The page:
The allegations contained in the underlying Claim are too voluminous to repeat here, but generally allege that Claimant entered the State correctional system with a known medical condition called Raynaud's Disease for which he received inadequate medical care during his incarceration.[1] Claimant alleges he noticed ulcers on one of his ankles on August 10, 2000 while incarcerated at Elmira Correctional Facility (hereinafter "Elmira"). During the approximate two week period thereafter, Claimant saw a facility nurse and doctor at Elmira. On August 26, 2000,[2] Claimant was transferred to Oneida Correctional Facility (hereinafter sometimes "Oneida") during which time he continued to complain about and receive treatment for his symptoms. The Court will not recite all the alleged dates and treatments contained in the Claim, but suffice it to say that throughout the remainder of 2000 continuing until the time this Claim was filed on June 18, 2001 Claimant underwent numerous exams, treatments, and surgeries at area hospitals and Oneida Correctional Facility. This Claim alleges both medical malpractice and negligence in the course of the State's treatment of his medical condition. More specifically, the Claim alleges that the allegations arising between August 10, 2000 through August 26, 2000 occurred at Elmira Correctional Facility, while the allegations pertaining to August 26, 2000 through May 30, 2001 occurred at Oneida.


Additional allegations are contained in Claimant's proposed amended claim which relate to a time period starting on November 21, 2001 on which date Claimant alleges he began having Raynaud's Disease symptoms relating to his fingers and which continued in December 2001, January 2002, and February 2002 and culminated in surgery to amputate his right index finger on January 29, 2002. Claimant also seeks permission to add two individual defendants, namely Raja Mara, M.D., and Superintendent of Programs W.F. Hulihan. These additional allegations all occurred at Oneida.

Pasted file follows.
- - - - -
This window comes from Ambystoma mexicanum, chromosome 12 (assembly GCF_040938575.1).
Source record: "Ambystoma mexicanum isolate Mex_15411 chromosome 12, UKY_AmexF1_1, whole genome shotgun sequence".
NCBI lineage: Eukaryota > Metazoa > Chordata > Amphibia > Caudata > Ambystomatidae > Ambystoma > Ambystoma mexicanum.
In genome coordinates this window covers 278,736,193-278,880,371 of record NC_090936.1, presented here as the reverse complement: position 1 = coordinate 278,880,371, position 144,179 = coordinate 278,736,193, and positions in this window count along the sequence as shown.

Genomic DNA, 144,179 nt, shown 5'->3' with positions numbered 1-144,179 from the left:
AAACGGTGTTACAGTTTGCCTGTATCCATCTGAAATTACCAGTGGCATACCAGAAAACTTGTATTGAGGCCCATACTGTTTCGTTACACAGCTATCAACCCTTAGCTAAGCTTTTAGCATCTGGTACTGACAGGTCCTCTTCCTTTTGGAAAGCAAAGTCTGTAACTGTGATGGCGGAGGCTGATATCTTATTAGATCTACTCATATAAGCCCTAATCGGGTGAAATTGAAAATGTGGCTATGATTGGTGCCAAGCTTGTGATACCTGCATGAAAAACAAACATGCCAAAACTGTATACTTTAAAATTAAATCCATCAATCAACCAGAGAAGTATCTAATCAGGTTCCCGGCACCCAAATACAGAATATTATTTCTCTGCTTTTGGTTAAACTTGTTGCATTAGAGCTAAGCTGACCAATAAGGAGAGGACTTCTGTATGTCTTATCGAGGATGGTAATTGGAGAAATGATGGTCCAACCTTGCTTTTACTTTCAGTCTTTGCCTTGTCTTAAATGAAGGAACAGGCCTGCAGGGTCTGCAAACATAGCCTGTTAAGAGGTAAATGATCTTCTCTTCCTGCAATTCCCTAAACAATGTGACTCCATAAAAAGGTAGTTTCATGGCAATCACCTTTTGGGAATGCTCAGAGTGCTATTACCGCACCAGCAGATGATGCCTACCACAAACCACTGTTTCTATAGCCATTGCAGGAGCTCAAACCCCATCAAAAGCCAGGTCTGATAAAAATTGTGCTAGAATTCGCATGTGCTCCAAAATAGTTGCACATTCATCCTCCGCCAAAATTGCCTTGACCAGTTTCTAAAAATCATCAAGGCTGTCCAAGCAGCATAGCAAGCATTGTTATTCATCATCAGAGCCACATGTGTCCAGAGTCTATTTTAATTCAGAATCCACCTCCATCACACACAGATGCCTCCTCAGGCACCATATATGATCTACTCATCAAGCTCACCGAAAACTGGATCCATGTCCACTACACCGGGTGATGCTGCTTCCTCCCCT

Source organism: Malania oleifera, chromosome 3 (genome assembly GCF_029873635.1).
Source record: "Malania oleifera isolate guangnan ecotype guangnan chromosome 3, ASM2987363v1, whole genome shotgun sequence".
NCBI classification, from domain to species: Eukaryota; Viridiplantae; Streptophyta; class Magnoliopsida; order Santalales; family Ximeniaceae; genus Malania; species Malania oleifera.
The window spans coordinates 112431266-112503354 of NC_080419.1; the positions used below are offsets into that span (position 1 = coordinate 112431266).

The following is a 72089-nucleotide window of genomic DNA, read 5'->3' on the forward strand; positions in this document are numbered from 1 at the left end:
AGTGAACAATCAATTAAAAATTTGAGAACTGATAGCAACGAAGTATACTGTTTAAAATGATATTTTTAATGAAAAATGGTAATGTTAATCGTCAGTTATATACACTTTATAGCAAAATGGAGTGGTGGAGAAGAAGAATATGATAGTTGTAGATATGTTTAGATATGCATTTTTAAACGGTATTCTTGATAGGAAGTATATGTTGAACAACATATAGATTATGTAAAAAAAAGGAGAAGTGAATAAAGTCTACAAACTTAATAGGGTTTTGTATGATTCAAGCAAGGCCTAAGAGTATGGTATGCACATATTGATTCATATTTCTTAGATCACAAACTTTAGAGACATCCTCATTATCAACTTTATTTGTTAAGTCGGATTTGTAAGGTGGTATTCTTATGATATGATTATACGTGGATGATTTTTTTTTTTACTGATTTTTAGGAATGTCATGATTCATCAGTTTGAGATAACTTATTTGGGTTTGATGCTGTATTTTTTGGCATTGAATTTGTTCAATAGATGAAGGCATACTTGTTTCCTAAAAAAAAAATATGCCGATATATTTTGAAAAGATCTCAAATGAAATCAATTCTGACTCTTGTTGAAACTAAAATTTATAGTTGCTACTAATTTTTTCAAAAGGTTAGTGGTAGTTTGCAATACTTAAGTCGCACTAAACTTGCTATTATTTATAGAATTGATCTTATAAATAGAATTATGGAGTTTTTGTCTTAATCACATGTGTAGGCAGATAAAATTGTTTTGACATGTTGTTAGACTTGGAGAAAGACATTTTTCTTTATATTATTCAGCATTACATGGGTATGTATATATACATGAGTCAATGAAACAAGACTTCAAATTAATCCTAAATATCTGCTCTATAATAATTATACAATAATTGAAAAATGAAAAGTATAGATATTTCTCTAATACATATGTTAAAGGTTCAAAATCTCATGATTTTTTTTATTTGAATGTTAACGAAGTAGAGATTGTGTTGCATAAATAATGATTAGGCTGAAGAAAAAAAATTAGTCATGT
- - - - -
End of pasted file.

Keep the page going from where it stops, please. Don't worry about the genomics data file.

Claimant alleges he served a Notice of Intention on the Attorney General's office by way of certified mail, return receipt requested, on January 8, 2001. Thereafter, Claimant filed this Claim with the Clerk of the Court on June 18, 2001. It is undisputed that this Claim has yet to be served on the Attorney General's office leading to the various motions currently pending before this Court.

State's Cross-Motion for Dismissal (Cross-Motion No. CM-65245)

The State moves for dismissal on the grounds this Court lacks jurisdiction because this Claim has not yet been served on the Attorney General's office pursuant to CCA 10 and 11. CCA 10 (3) states that when the claimant has properly and timely served a notice of intention upon the attorney general, then "[t]he claim shall be filed and served upon the attorney general within two years after the accrual of such claim." (Emphasis added). So, although the service of a notice of intention does not obviate the requirement that the Claim must also be served on the Attorney General's office in compliance pursuant to CCA 10 and 11, it does extend the time period in which to do so from 90 days to two years after accrual. (CCA 10 [3]; Renelique v State of New York, Ct Cl, June 17, 2002, McNamara, J., Claim No. 102605, Motion No. M-64903).


The State makes two arguments in relation to its dismissal motion. Initially, the State argued that the Claim was never served upon the Attorney General and then, upon discovering that a Notice of Intention was served, by arguing that said service was untimely.